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Salt Explained

Salt Explained

Salt Explained Big crystals of pink Himalayan salt in wooden scoop

How Salt Affects Your Body, Fitness and Workout Results

Salt is essential for life, and makes all food worth eating. But have you ever wondered just what salt is and why you need it? Most people who have craved a pack of chips or junk food knows that salt cravings can drive you mad.

This article will briefly explain why you need salt in your life, and what it can do for you as a basic life essential, and how you can keep you muscles hydrated after workouts.

Your muscles will not grow bigger from salt, but the right salt balance will help your body to keep the water which is up to 79% of your muscle mass. Many bodybuilders and fitness athletes use the right salt balance so they show the workout results better from making sure that their muscles have enough water to make an impression from all the hours in the gym.

What is Salt?

Salt is made up of sodium chloride, and has been used as a way to preserve food for thousands of years. Table salt contains about 40% sodium and 60% chloride and can make almost anything taste amazing.

Salt is so important that wars have been fought over it.

Every year, we produce nearly two hundred million tons of salt and use it in everything from manufacturing to junk food.

Why Do Your Body Need Salt?

The human body can’t survive without salt because it contains an essential electrolyte that lets our bodies hold onto water so that we can live.

Your nerves and cells need sodium so that they can do their job because it’s an essential osmotic solute that helps your body move things at a cellular level.

As sodium builds in our bodies, the body is forced to hold onto more water so it can retain the sodium. This increases the amount of blood in our bodies and fluid in our cells.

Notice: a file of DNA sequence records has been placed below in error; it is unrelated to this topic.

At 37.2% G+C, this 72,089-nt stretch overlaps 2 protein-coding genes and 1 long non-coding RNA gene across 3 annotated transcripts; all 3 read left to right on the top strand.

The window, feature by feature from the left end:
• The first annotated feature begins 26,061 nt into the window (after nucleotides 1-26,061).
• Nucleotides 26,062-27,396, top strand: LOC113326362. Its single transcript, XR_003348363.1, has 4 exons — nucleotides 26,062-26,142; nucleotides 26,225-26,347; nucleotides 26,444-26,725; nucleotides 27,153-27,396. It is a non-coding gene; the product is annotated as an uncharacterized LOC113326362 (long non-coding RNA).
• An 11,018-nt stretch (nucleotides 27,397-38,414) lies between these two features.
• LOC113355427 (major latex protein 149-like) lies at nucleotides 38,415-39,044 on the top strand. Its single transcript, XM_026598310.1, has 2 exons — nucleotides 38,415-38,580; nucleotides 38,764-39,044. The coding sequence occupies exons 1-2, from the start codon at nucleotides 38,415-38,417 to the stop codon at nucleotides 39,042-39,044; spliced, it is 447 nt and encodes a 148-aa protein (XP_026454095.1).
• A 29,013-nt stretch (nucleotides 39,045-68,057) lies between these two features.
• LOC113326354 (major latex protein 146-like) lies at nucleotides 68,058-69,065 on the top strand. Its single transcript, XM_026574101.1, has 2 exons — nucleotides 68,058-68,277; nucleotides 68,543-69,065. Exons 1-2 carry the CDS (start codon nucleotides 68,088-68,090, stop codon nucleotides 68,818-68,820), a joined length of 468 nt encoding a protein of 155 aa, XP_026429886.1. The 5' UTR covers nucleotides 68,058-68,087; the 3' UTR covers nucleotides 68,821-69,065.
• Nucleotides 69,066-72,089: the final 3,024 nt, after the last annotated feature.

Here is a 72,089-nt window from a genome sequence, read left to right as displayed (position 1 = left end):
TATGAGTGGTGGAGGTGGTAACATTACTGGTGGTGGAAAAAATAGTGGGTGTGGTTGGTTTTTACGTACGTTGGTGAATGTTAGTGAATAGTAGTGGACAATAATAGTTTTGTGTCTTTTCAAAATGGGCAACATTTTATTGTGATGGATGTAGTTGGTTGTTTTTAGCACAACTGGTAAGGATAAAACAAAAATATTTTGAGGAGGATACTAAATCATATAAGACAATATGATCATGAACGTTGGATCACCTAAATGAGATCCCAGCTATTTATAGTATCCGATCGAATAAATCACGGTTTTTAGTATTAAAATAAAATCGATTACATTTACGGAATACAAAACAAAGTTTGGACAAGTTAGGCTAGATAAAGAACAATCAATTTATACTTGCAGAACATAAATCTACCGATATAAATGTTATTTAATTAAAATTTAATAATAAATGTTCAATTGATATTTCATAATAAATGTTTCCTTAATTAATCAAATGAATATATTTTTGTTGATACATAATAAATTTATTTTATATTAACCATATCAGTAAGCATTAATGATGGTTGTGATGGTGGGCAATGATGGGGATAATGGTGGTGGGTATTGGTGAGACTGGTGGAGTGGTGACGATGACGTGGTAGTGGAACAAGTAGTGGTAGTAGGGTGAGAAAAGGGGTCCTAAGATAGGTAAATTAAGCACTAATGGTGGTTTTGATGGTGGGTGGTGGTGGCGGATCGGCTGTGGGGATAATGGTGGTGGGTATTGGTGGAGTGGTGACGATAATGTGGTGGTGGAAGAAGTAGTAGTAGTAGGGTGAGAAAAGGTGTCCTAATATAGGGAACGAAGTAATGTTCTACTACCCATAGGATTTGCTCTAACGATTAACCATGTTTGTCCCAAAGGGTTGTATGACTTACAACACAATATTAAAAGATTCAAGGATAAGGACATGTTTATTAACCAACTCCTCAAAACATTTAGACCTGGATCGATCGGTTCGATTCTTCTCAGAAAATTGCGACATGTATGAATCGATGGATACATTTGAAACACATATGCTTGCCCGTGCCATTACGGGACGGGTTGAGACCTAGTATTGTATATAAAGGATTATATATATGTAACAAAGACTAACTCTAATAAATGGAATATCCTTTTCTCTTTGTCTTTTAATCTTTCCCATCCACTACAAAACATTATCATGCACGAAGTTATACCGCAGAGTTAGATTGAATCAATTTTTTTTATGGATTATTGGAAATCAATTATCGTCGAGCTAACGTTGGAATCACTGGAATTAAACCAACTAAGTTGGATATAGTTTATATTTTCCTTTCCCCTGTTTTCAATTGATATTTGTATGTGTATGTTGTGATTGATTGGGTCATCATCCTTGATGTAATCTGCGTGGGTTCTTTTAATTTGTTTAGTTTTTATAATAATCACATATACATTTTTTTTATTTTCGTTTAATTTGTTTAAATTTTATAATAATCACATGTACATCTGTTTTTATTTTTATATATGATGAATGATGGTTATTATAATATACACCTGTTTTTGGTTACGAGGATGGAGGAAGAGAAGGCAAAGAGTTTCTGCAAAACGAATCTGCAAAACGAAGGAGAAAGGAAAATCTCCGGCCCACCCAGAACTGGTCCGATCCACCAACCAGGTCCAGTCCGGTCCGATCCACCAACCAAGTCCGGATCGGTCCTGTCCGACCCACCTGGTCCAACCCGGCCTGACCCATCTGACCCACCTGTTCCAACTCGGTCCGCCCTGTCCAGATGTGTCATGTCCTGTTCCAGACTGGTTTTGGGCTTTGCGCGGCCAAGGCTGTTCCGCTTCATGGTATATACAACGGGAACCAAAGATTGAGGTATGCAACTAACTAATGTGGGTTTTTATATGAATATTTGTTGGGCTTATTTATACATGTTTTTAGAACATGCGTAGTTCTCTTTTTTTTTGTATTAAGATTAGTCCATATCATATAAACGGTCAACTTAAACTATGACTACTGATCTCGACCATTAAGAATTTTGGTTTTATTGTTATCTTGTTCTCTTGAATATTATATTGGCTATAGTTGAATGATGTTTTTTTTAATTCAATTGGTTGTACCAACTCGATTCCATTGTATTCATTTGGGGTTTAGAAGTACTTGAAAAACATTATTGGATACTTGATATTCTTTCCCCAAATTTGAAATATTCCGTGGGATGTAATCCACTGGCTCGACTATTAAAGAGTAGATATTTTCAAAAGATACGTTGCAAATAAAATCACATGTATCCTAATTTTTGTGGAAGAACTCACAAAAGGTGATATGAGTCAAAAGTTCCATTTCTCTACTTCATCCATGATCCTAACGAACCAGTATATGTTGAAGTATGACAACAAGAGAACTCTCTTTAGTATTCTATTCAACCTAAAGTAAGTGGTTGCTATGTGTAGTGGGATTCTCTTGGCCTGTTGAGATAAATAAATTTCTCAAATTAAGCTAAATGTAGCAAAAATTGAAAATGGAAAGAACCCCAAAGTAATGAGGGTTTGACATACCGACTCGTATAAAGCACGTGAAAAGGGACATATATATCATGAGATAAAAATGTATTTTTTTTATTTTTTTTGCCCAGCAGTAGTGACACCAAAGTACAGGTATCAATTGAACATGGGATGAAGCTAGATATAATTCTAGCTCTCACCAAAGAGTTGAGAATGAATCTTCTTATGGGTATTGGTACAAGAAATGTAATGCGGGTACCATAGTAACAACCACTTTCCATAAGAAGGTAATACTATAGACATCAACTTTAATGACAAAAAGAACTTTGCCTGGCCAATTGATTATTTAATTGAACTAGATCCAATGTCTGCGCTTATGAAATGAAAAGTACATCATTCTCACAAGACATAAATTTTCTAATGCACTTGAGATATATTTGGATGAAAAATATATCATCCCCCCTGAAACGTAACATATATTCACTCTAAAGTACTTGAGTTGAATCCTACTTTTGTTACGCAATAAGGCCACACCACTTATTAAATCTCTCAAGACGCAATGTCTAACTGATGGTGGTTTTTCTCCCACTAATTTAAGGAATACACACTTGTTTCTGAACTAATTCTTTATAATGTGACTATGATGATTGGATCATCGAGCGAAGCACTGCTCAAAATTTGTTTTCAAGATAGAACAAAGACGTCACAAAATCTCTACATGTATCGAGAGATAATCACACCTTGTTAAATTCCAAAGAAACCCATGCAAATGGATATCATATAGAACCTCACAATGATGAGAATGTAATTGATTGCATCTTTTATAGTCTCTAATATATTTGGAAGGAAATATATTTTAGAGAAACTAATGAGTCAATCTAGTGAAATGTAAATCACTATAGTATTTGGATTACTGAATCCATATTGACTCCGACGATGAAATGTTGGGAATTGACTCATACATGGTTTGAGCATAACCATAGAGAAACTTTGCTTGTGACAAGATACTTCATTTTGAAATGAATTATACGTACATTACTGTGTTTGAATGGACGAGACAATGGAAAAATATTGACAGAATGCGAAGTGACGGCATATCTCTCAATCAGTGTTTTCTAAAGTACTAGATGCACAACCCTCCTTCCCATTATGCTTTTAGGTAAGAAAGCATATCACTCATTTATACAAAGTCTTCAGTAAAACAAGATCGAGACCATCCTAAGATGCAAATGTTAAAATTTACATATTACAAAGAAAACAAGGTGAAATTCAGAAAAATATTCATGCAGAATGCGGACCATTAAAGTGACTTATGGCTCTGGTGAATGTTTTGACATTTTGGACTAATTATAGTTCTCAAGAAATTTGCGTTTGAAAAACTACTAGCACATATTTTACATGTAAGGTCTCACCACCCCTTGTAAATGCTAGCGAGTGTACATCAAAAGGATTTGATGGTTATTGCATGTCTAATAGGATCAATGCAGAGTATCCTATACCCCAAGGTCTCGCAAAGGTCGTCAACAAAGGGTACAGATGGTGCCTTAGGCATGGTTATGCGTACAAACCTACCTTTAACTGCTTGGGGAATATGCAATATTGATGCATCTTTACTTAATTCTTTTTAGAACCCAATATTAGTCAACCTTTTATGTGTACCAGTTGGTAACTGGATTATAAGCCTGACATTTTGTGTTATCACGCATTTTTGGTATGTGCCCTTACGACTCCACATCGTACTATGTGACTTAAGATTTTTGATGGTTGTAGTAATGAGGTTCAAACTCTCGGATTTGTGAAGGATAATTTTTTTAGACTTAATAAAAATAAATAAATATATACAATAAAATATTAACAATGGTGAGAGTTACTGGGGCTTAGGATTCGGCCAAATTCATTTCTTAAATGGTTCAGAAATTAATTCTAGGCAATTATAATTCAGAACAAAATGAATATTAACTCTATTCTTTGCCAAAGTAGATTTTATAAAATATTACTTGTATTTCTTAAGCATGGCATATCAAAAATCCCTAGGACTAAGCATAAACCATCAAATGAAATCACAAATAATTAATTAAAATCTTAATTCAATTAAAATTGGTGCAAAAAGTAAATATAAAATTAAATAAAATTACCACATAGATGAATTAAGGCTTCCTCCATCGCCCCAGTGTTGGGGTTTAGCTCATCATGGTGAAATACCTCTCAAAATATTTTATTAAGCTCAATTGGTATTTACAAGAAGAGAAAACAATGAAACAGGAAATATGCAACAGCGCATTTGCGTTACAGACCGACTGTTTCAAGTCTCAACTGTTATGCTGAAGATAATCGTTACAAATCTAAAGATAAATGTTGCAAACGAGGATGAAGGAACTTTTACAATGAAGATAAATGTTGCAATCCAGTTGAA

How Much Salt You Need?

The average adult only needs 6 grams of salt per day, which translates into a single teaspoon of salt. Most people eat way more salt than they need to in the form of processed foods. But they would be better off tossing the junk food and consuming natural salts instead. Read more about “Sodium in Your Diet” written by the FDA.

In the past, humans used to eat way more potassium than they did sodium. This allowed them to steer clear of health problems like high blood pressure. The ideal ratio of sodium to potassium is 1:3, which means you should consume thrice as much potassium as you do salt, every single day.

Where Does Salt Come From?

Salt is collected from underground mines, where miners excavate rock and break it to reveal chunks of salt. Learn more about salt here.

Salt is also extracted from seawater. Since salt is plentiful in the ocean, sea water is collected and evaporated to leave behind the salty residue you call table salt. This residue is then packaged and sold to billions across the world.

What is The Main Benefit of Salt?

Salt keeps our body hydrated and allows us to have a blood pressure.

All your tissues and organs need salt to function at a cellular level. Water is essential for life, and salt helps our bodies hold onto water. Too little salt, and we don’t have enough blood pressure to survive. Too much salt, and we have too much blood pressure to remain comfortable.

Salt and Exercise: Why Salt Is An Essential Part of Your Workout with Joey Thurman
Courtesy of Joey Thurman

Learn more about Salt / Sodium from this article:

Sodium in Your Diet – by FDA (U.S. Food and Drug Administration)

See Also
What is The Carnivore Diet for Men?

Can Eating More Salt Supercharge Your Workouts? – by Men’s Journal

Ask the doctor: Exercise and sodium – by Harvard Health Publishing

How Much Salt Do You Need While Training and Racing? by Triathlete

8 Things Bodybuilders Need to Know About Sodium – by Muscle & Fitness

Avoiding Salt? Make It Part Of Your Nutrition Plan! by Bodybuilding.com

How Much Sodium Should You Have per Day? by Healthline

Salt Explained – by Wikipedia

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